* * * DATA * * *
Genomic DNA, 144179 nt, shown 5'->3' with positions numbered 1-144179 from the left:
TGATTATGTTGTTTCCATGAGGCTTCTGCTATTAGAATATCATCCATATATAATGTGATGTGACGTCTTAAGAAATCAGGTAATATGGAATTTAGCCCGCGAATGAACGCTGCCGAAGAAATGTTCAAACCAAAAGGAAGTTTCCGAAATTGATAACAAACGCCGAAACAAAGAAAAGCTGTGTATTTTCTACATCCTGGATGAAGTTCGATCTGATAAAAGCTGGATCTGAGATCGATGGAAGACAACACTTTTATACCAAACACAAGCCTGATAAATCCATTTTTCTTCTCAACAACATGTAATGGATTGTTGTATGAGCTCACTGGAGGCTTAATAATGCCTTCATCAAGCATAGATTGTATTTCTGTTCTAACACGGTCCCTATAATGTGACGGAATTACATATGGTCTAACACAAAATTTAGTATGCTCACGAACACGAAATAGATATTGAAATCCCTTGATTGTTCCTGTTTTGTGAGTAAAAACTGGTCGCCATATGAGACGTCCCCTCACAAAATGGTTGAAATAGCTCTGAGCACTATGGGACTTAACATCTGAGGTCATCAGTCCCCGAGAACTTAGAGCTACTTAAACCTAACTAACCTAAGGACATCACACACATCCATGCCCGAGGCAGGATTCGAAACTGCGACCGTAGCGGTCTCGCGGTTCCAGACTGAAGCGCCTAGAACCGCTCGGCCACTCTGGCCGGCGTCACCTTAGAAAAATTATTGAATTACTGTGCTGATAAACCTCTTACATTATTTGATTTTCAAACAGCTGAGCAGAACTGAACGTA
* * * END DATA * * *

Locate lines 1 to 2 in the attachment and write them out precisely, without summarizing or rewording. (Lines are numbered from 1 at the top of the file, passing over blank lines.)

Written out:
Genomic DNA, 144179 nt, shown 5'->3' with positions numbered 1-144179 from the left:
TGATTATGTTGTTTCCATGAGGCTTCTGCTATTAGAATATCATCCATATATAATGTGATGTGACGTCTTAAGAAATCAGGTAATATGGAATTTAGCCCGCGAATGAACGCTGCCGAAGAAATGTTCAAACCAAAAGGAAGTTTCCGAAATTGATAACAAACGCCGAAACAAAGAAAAGCTGTGTATTTTCTACATCCTGGATGAAGTTCGATCTGATAAAAGCTGGATCTGAGATCGATGGAAGACAACACTTTTATACCAAACACAAGCCTGATAAATCCATTTTTCTTCTCAACAACATGTAATGGATTGTTGTATGAGCTCACTGGAGGCTTAATAATGCCTTCATCAAGCATAGATTGTATTTCTGTTCTAACACGGTCCCTATAATGTGACGGAATTACATATGGTCTAACACAAAATTTAGTATGCTCACGAACACGAAATAGATATTGAAATCCCTTGATTGTTCCTGTTTTGTGAGTAAAAACTGGTCGCCATATGAGACGTCCCCTCACAAAATGGTTGAAATAGCTCTGAGCACTATGGGACTTAACATCTGAGGTCATCAGTCCCCGAGAACTTAGAGCTACTTAAACCTAACTAACCTAAGGACATCACACACATCCATGCCCGAGGCAGGATTCGAAACTGCGACCGTAGCGGTCTCGCGGTTCCAGACTGAAGCGCCTAGAACCGCTCGGCCACTCTGGCCGGCGTCACCTTAGAAAAATTATTGAATTACTGTGCTGATAAACCTCTTACATTATTTGATTTTCAAACAGCTGAGCAGAACTGAACGTA